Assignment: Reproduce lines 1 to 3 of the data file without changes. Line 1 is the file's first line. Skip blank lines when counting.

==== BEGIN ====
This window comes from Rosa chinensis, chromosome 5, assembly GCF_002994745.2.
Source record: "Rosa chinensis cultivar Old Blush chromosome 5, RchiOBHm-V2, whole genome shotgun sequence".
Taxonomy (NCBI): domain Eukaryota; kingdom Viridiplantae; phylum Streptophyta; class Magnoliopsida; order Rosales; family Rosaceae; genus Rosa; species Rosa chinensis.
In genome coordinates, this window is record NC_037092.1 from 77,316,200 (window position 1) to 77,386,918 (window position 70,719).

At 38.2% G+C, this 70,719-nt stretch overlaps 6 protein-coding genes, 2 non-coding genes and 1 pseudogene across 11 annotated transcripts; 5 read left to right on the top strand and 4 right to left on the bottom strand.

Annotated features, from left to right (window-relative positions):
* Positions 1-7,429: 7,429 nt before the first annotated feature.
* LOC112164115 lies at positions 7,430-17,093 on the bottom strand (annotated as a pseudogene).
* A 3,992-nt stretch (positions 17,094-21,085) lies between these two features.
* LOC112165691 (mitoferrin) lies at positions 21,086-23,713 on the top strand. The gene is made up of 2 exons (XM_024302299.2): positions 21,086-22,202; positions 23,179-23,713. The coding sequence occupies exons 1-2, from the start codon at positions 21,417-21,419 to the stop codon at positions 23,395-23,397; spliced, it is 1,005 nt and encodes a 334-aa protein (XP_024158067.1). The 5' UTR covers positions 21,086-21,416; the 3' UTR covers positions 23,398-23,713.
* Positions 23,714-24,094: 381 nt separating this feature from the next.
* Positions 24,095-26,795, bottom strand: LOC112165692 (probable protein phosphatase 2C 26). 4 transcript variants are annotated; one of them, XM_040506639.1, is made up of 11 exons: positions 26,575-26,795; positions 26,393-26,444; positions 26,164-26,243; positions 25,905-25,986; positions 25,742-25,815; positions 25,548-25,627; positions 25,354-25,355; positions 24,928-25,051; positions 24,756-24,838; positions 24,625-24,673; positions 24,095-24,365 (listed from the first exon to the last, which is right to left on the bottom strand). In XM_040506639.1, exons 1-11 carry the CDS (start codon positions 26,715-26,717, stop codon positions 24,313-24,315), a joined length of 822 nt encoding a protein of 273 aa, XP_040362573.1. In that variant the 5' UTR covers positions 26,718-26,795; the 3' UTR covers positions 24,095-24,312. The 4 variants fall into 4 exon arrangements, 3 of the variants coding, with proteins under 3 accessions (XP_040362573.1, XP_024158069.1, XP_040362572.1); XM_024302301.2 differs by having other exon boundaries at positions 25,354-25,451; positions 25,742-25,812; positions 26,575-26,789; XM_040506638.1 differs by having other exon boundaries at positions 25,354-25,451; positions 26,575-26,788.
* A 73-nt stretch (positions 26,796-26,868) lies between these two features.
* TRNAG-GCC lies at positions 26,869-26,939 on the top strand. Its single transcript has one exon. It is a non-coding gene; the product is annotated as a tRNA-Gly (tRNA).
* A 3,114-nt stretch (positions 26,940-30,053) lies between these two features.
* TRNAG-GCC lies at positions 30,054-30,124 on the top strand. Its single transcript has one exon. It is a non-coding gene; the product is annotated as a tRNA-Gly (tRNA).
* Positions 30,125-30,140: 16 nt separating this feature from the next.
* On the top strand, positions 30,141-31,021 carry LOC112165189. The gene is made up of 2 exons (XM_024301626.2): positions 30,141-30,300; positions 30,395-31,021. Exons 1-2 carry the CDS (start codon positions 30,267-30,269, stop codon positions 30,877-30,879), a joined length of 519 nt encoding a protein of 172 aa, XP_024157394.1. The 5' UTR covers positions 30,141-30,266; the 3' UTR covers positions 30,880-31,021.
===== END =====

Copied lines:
This window comes from Rosa chinensis, chromosome 5, assembly GCF_002994745.2.
Source record: "Rosa chinensis cultivar Old Blush chromosome 5, RchiOBHm-V2, whole genome shotgun sequence".
Taxonomy (NCBI): domain Eukaryota; kingdom Viridiplantae; phylum Streptophyta; class Magnoliopsida; order Rosales; family Rosaceae; genus Rosa; species Rosa chinensis.